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At the White Bird Hill summit, we reconnected with the main road and soon began a rapid descent. What does rapid mean? Our tandem hit 53.5 miles per hour and stayed there for a while. See what I mean about hill versus mountain terminology?

This was a clear smooth downhill without no big switchbacks, but even so, very fast! Felkerino said he could hear the air roaring around him. I didn’t hear any roaring and I did not know our speed at the time, but I knew we were moving fast so I was concentrated on sitting still as a stone in the drops. Ah the excitement of bike touring!

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After our mongo descent down the hill the road leveled out for the remaining miles to Riggins. We reconnected with my new friend, the Salmon River, and passed a lot of old gold mining territory en route to our overnight in Riggins.

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I liked this day for the varied terrain, unpaved climbing section, and quiet roads. Spending the night beside the Salmon River in one of Idaho’s main rafting cities was also a treat. We didn’t do any prospecting– we’ll save that for another trip.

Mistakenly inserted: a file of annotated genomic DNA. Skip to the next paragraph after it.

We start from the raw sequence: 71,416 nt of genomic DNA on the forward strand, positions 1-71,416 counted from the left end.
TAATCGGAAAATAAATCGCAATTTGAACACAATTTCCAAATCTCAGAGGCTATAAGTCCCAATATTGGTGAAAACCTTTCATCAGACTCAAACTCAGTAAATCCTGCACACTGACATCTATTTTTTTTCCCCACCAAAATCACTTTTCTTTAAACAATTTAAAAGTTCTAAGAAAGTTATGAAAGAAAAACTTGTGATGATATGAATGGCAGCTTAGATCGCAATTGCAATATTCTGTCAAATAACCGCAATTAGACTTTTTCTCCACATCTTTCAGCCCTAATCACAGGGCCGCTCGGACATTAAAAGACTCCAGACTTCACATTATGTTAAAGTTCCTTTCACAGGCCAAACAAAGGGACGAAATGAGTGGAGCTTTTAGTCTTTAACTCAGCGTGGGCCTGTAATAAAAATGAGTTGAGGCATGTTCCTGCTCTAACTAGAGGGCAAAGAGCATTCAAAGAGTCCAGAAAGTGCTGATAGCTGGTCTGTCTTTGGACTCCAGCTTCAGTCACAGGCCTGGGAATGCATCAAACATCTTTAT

135 Miles from Missoula, Montana to Kooskia, Idaho

After our layover day in Missoula, Felkerino and I rose early for a 135-mile day over to Kooskia, Idaho, via Lolo Pass.

Lolo Pass was a fairly gentle ascent for around 20 or so miles. Just before reaching the summit, we entered the Pacific Time Zone, which I called the “magic hour.”

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Since our day was long and our pace stuck on touring, the magic hour really helped us not worry too much about time. We arrived at our planned dinner spot in Lowell, with plenty of time to sit and have a nice meal at the Wilderness Inn.

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After our climb up Lolo Pass, the remainder of our day was spent on a gradual descent– 90 miles of downhill, to be precise– as we paralleled the Lochsa River.